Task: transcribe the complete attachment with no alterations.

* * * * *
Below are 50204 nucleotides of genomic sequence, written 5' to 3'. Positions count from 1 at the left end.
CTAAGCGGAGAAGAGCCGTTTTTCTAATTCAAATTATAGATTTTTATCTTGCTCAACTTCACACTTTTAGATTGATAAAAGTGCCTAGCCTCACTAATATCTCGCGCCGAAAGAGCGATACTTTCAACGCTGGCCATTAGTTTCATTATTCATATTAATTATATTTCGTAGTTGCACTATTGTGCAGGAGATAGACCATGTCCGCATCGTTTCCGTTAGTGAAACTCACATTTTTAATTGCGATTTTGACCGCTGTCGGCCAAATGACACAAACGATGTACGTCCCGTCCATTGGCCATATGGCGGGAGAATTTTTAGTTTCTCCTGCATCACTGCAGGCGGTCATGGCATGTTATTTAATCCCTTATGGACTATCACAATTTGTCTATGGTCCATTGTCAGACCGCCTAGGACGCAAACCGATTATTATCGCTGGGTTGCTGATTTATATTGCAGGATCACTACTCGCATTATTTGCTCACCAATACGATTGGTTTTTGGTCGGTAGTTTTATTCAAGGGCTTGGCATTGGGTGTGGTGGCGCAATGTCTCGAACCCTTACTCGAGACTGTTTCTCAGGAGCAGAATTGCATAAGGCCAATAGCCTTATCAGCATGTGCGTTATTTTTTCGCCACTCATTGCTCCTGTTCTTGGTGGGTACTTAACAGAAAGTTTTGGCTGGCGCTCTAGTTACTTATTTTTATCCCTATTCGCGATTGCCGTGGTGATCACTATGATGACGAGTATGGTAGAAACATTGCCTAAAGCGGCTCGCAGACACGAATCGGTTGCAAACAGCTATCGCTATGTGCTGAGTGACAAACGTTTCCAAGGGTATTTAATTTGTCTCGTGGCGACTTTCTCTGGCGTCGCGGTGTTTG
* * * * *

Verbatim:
Below are 50204 nucleotides of genomic sequence, written 5' to 3'. Positions count from 1 at the left end.
CTAAGCGGAGAAGAGCCGTTTTTCTAATTCAAATTATAGATTTTTATCTTGCTCAACTTCACACTTTTAGATTGATAAAAGTGCCTAGCCTCACTAATATCTCGCGCCGAAAGAGCGATACTTTCAACGCTGGCCATTAGTTTCATTATTCATATTAATTATATTTCGTAGTTGCACTATTGTGCAGGAGATAGACCATGTCCGCATCGTTTCCGTTAGTGAAACTCACATTTTTAATTGCGATTTTGACCGCTGTCGGCCAAATGACACAAACGATGTACGTCCCGTCCATTGGCCATATGGCGGGAGAATTTTTAGTTTCTCCTGCATCACTGCAGGCGGTCATGGCATGTTATTTAATCCCTTATGGACTATCACAATTTGTCTATGGTCCATTGTCAGACCGCCTAGGACGCAAACCGATTATTATCGCTGGGTTGCTGATTTATATTGCAGGATCACTACTCGCATTATTTGCTCACCAATACGATTGGTTTTTGGTCGGTAGTTTTATTCAAGGGCTTGGCATTGGGTGTGGTGGCGCAATGTCTCGAACCCTTACTCGAGACTGTTTCTCAGGAGCAGAATTGCATAAGGCCAATAGCCTTATCAGCATGTGCGTTATTTTTTCGCCACTCATTGCTCCTGTTCTTGGTGGGTACTTAACAGAAAGTTTTGGCTGGCGCTCTAGTTACTTATTTTTATCCCTATTCGCGATTGCCGTGGTGATCACTATGATGACGAGTATGGTAGAAACATTGCCTAAAGCGGCTCGCAGACACGAATCGGTTGCAAACAGCTATCGCTATGTGCTGAGTGACAAACGTTTCCAAGGGTATTTAATTTGTCTCGTGGCGACTTTCTCTGGCGTCGCGGTGTTTG